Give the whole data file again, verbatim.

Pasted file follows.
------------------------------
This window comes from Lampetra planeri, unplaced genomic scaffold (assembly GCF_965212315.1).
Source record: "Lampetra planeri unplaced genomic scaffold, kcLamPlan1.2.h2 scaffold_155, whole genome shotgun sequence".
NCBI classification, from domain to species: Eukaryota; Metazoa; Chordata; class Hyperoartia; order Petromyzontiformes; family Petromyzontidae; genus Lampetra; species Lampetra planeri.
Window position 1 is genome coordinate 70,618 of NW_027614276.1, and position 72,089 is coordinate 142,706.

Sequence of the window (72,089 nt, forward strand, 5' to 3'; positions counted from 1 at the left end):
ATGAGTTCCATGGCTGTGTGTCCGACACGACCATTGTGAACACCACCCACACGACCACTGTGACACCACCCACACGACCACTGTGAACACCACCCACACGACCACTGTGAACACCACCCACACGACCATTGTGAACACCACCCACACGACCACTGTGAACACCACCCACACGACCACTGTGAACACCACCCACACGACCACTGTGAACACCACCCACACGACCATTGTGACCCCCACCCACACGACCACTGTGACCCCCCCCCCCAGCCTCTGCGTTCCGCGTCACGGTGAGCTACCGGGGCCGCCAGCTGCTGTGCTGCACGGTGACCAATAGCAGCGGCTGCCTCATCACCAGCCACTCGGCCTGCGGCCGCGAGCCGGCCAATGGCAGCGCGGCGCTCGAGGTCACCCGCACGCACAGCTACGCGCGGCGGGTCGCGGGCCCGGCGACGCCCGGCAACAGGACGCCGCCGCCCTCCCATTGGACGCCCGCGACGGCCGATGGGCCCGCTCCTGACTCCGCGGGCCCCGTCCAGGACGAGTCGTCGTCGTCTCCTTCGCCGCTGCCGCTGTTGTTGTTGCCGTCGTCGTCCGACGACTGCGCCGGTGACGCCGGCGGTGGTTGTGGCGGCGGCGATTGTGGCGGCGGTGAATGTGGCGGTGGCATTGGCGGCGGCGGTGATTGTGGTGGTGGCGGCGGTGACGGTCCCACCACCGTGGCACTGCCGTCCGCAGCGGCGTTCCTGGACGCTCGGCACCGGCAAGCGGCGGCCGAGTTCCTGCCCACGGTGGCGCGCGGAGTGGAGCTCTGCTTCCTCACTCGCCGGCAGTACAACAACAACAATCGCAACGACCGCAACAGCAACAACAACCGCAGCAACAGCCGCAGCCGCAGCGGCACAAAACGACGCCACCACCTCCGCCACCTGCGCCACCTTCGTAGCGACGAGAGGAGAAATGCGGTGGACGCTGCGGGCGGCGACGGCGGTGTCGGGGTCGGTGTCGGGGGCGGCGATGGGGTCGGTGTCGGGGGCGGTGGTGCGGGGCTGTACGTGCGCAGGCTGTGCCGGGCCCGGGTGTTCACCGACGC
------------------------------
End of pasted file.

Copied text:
This window comes from Lampetra planeri, unplaced genomic scaffold (assembly GCF_965212315.1).
Source record: "Lampetra planeri unplaced genomic scaffold, kcLamPlan1.2.h2 scaffold_155, whole genome shotgun sequence".
NCBI classification, from domain to species: Eukaryota; Metazoa; Chordata; class Hyperoartia; order Petromyzontiformes; family Petromyzontidae; genus Lampetra; species Lampetra planeri.
Window position 1 is genome coordinate 70,618 of NW_027614276.1, and position 72,089 is coordinate 142,706.

Sequence of the window (72,089 nt, forward strand, 5' to 3'; positions counted from 1 at the left end):
ATGAGTTCCATGGCTGTGTGTCCGACACGACCATTGTGAACACCACCCACACGACCACTGTGACACCACCCACACGACCACTGTGAACACCACCCACACGACCACTGTGAACACCACCCACACGACCATTGTGAACACCACCCACACGACCACTGTGAACACCACCCACACGACCACTGTGAACACCACCCACACGACCACTGTGAACACCACCCACACGACCATTGTGACCCCCACCCACACGACCACTGTGACCCCCCCCCCCAGCCTCTGCGTTCCGCGTCACGGTGAGCTACCGGGGCCGCCAGCTGCTGTGCTGCACGGTGACCAATAGCAGCGGCTGCCTCATCACCAGCCACTCGGCCTGCGGCCGCGAGCCGGCCAATGGCAGCGCGGCGCTCGAGGTCACCCGCACGCACAGCTACGCGCGGCGGGTCGCGGGCCCGGCGACGCCCGGCAACAGGACGCCGCCGCCCTCCCATTGGACGCCCGCGACGGCCGATGGGCCCGCTCCTGACTCCGCGGGCCCCGTCCAGGACGAGTCGTCGTCGTCTCCTTCGCCGCTGCCGCTGTTGTTGTTGCCGTCGTCGTCCGACGACTGCGCCGGTGACGCCGGCGGTGGTTGTGGCGGCGGCGATTGTGGCGGCGGTGAATGTGGCGGTGGCATTGGCGGCGGCGGTGATTGTGGTGGTGGCGGCGGTGACGGTCCCACCACCGTGGCACTGCCGTCCGCAGCGGCGTTCCTGGACGCTCGGCACCGGCAAGCGGCGGCCGAGTTCCTGCCCACGGTGGCGCGCGGAGTGGAGCTCTGCTTCCTCACTCGCCGGCAGTACAACAACAACAATCGCAACGACCGCAACAGCAACAACAACCGCAGCAACAGCCGCAGCCGCAGCGGCACAAAACGACGCCACCACCTCCGCCACCTGCGCCACCTTCGTAGCGACGAGAGGAGAAATGCGGTGGACGCTGCGGGCGGCGACGGCGGTGTCGGGGTCGGTGTCGGGGGCGGCGATGGGGTCGGTGTCGGGGGCGGTGGTGCGGGGCTGTACGTGCGCAGGCTGTGCCGGGCCCGGGTGTTCACCGACGC